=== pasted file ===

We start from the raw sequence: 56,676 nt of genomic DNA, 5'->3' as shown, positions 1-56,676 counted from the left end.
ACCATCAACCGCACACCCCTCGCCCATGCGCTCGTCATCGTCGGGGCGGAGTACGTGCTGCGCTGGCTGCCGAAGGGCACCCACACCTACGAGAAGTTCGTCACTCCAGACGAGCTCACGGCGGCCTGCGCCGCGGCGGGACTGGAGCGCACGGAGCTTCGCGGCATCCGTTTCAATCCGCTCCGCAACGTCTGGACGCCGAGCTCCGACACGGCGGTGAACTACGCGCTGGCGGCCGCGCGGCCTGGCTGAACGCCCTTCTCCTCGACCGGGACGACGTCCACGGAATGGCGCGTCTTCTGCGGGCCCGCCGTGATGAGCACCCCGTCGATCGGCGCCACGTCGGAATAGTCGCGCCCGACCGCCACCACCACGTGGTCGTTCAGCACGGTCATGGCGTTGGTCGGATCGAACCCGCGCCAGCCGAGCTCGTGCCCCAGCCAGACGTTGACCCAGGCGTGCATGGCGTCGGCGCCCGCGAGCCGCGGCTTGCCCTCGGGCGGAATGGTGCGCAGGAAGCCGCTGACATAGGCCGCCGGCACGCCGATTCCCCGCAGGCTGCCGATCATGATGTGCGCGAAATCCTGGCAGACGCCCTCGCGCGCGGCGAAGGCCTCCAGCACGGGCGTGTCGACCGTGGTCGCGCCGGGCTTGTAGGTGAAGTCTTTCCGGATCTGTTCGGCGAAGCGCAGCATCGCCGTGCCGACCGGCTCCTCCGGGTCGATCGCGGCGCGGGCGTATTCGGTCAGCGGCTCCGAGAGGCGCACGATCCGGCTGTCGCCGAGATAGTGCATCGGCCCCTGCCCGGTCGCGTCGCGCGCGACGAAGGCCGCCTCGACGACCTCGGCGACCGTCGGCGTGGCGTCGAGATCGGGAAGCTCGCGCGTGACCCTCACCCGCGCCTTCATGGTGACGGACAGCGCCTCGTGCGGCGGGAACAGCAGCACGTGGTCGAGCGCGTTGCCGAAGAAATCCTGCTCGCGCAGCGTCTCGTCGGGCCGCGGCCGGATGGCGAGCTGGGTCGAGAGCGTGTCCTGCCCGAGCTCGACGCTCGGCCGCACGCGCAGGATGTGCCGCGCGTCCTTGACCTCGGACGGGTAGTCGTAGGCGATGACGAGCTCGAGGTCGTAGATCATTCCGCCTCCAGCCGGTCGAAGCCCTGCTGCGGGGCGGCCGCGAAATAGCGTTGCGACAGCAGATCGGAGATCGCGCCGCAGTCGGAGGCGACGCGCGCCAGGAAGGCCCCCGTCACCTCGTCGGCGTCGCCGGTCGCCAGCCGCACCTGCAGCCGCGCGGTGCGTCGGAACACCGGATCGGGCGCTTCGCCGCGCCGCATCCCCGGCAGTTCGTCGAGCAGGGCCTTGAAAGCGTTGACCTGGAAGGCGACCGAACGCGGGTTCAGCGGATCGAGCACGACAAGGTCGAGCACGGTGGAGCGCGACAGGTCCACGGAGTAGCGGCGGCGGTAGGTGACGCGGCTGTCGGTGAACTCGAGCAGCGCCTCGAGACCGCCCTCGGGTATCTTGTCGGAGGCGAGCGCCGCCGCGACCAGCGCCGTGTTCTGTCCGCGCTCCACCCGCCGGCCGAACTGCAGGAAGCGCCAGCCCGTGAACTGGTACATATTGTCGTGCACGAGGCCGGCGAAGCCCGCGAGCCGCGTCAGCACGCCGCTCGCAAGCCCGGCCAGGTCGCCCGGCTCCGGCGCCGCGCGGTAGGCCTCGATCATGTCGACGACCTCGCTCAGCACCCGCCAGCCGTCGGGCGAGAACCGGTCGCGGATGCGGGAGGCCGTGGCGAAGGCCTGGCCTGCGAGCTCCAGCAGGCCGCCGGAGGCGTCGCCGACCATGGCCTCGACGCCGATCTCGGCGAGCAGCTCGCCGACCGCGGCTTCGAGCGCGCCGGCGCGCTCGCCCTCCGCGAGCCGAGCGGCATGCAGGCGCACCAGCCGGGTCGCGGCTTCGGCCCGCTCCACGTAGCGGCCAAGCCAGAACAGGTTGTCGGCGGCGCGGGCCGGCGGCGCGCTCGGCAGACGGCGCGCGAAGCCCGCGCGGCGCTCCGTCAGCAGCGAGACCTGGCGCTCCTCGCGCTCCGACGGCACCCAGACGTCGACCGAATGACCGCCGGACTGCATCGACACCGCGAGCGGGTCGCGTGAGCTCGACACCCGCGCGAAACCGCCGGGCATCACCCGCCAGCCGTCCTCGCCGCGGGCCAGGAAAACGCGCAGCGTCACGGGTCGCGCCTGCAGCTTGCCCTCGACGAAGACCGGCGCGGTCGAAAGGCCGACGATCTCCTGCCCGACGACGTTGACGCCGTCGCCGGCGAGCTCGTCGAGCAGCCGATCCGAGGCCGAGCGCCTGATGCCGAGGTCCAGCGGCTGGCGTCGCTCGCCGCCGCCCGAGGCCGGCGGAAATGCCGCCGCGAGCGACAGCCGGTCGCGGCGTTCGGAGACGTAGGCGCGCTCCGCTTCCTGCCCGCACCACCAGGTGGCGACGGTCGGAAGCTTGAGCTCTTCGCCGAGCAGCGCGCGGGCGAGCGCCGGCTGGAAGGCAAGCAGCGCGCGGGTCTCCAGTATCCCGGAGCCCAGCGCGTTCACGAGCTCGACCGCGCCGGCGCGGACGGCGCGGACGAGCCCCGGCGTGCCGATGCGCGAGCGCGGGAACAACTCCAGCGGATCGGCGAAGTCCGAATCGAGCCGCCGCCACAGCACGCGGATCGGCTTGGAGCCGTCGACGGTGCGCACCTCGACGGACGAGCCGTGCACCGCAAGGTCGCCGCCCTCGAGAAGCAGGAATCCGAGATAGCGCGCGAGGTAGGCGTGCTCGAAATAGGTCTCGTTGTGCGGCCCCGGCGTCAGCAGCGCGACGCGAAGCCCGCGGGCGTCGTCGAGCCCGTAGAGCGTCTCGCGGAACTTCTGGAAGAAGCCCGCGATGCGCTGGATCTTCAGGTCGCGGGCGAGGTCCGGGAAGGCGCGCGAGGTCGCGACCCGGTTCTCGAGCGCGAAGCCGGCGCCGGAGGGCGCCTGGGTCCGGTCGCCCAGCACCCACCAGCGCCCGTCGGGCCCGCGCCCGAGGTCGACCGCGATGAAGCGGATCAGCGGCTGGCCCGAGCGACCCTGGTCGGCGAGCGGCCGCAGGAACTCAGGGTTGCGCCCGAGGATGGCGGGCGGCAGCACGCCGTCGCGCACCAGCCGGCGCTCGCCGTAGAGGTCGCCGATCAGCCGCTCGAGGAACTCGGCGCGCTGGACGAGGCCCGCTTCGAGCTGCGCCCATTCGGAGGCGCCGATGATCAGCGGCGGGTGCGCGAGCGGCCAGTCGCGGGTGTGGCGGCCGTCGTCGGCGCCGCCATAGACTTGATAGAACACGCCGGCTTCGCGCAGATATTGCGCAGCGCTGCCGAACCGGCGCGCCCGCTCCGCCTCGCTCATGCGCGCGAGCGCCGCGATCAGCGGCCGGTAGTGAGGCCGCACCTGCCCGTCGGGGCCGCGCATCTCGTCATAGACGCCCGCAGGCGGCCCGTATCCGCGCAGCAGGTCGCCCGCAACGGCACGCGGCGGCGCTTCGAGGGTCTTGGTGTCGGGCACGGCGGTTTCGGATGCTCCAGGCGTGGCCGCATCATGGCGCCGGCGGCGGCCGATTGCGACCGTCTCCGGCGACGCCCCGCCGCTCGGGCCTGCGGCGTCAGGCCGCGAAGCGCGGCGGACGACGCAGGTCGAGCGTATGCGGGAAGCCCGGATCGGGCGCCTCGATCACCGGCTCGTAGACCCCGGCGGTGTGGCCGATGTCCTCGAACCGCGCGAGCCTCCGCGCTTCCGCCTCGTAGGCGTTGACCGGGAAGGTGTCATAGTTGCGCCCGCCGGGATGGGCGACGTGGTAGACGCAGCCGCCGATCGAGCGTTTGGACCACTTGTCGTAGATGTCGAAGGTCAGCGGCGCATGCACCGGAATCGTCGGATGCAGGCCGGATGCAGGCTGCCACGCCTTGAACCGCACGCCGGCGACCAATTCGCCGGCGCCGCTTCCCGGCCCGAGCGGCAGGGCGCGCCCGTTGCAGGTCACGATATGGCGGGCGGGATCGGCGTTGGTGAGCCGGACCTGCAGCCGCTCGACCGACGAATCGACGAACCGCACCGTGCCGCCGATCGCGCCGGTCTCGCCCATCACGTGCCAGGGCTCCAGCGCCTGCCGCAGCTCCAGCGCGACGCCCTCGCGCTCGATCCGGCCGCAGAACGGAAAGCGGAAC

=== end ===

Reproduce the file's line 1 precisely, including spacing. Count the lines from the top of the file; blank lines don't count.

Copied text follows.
We start from the raw sequence: 56,676 nt of genomic DNA, 5'->3' as shown, positions 1-56,676 counted from the left end.